Probability: The Heisenberg Uncertainty Principle | Physics

probability distribution

Matter and photons are waves, which means that they extend a certain distance. what is the position of a particle, such as an electron? is it in the center of the wave? the answer lies in how the position of an electron is measured. experiments show that it will find the electron somewhere definite, unlike a wave. but if you set up exactly the same situation and measure it again, you will find the electron in a different location, often far removed from any experimental uncertainty in your measurement. repeated measurements will show a statistical distribution of locations that appears as a wave. (see figure 1.)

After de Broglie proposed the wave nature of matter, many physicists, including Schrödinger and Heisenberg, explored the consequences. The idea quickly arose that, due to its wave-like nature, the trajectory and fate of a particle cannot be accurately predicted for each particle individually. however, each particle goes to a defined place (as illustrated in figure 1). after collecting enough data, it obtains a distribution related to the wavelength and diffraction pattern of the particle. there is a certain probability of finding the particle at a given location, and the overall pattern is called a probability distribution. those who developed quantum mechanics devised equations that predicted the probability distribution under various circumstances.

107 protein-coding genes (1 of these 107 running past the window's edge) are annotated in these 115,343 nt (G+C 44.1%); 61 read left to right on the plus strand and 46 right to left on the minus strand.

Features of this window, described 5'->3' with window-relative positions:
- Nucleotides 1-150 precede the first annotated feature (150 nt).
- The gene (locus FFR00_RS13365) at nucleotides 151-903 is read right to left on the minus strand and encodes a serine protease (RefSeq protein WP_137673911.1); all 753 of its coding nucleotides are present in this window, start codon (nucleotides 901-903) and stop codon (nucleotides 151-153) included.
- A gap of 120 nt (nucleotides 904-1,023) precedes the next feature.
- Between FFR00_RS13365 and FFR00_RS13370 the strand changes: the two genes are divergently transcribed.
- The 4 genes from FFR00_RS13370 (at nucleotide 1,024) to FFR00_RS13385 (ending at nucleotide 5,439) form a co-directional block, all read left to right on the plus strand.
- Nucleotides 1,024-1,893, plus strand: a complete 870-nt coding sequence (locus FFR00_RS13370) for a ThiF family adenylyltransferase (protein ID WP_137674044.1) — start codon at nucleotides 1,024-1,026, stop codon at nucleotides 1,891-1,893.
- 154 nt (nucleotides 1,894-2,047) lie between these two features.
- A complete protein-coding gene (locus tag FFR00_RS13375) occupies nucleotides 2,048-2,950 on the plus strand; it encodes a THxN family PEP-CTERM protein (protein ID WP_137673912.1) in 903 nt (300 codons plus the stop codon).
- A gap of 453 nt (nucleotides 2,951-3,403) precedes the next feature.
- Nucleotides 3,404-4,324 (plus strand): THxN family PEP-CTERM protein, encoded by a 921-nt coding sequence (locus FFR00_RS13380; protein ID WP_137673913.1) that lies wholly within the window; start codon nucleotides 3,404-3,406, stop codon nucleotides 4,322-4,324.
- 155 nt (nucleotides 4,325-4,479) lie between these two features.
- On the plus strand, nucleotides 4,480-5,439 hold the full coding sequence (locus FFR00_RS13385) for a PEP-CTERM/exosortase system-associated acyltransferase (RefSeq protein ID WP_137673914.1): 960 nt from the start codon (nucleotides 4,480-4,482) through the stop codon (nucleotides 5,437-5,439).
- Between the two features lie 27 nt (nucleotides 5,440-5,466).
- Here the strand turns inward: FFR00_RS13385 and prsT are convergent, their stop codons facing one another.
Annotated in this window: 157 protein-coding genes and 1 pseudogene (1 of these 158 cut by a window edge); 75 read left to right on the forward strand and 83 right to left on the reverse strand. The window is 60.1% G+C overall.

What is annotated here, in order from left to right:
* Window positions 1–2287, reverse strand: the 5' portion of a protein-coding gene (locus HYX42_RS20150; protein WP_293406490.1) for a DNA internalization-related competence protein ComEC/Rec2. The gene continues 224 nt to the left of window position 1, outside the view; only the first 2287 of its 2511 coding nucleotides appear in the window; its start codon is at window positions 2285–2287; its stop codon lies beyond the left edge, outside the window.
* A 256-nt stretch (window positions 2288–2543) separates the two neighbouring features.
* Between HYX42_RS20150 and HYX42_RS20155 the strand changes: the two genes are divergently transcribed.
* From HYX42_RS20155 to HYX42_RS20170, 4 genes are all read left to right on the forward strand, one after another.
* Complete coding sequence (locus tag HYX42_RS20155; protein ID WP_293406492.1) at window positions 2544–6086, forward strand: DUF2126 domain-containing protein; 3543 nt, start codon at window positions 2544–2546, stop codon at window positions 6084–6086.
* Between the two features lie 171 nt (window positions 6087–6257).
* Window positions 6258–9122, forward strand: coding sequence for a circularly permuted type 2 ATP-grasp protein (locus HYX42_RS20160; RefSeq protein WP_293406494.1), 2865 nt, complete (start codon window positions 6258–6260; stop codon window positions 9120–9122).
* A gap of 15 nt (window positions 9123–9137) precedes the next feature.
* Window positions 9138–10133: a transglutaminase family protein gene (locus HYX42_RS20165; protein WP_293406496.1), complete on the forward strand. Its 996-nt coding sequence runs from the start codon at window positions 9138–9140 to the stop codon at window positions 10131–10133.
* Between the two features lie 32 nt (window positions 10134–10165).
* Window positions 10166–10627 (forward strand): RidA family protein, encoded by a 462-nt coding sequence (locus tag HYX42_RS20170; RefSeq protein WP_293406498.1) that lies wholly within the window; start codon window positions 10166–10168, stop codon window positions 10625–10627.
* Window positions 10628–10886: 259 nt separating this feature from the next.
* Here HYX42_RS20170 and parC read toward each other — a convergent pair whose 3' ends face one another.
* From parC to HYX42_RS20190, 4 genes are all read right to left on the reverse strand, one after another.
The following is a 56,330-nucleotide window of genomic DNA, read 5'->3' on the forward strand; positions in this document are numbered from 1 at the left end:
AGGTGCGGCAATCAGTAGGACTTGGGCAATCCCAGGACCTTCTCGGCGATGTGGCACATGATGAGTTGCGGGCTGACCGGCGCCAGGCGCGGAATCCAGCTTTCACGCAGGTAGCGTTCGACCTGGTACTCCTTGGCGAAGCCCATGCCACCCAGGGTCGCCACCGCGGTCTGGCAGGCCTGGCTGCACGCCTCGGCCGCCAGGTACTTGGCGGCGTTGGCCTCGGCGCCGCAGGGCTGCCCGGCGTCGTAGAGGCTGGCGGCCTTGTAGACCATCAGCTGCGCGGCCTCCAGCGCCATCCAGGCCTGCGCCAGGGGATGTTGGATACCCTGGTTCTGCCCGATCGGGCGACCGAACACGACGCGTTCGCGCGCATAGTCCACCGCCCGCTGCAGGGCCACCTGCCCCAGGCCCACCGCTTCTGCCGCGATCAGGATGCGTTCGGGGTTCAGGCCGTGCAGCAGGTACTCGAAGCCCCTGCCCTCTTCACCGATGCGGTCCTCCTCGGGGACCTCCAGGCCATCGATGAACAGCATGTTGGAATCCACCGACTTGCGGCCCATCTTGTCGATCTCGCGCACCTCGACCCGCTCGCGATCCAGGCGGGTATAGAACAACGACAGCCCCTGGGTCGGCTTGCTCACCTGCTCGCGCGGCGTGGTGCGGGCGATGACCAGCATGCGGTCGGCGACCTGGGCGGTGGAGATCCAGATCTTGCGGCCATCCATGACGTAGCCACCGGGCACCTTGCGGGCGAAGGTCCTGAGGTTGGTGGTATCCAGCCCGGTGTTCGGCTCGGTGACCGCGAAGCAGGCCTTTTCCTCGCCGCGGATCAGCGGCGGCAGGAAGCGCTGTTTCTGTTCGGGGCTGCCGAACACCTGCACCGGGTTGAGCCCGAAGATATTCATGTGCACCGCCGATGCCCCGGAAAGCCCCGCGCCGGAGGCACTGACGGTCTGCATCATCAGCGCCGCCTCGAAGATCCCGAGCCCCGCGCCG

It is somewhat unsettling to think that you cannot predict exactly where an individual particle will go, or even follow it to its destination. Let’s explore what happens if we try to track a particle. Consider the double-slit patterns obtained for electrons and photons in Figure 2. First, we note that these patterns are identical, following d sin θ = mλ, the equation for double-slit constructive interference developed on photon energies and the electromagnetic spectrum, where d is the slit separation and λ is the wavelength of the electron or photon.

Both patterns statistically accumulate as individual particles fall onto the detector. this can be observed for photons or electrons; for now, let’s focus on electrons. you can imagine electrons interfering with each other like waves do. to test this, you can turn down the intensity until there is never more than one electron between the slits and the screen. the same interference pattern accumulates! this implies that the probability distribution of a particle spans both slits and the particles actually interfere with each other. does this also mean that the electron goes through both slits? an electron is a basic unit of matter that is not divisible. but it’s a fair question, so we should look to see if the electron goes through one slit or the other, or both. one possibility is to have coils around the slits that detect charges moving through them. what is observed is that an electron always passes through one slit or the other; it does not split to go through both. but there is a catch. if you determine that the electron went through one of the slits, you no longer get a double-slit pattern; instead you get a single slit interference. there is no escape using another method to determine which slit the electron passed through. knowing that the particle passed through a slit forces a single-slit pattern. if you don’t watch which slit the electron goes through, you’ll get a double-slit pattern.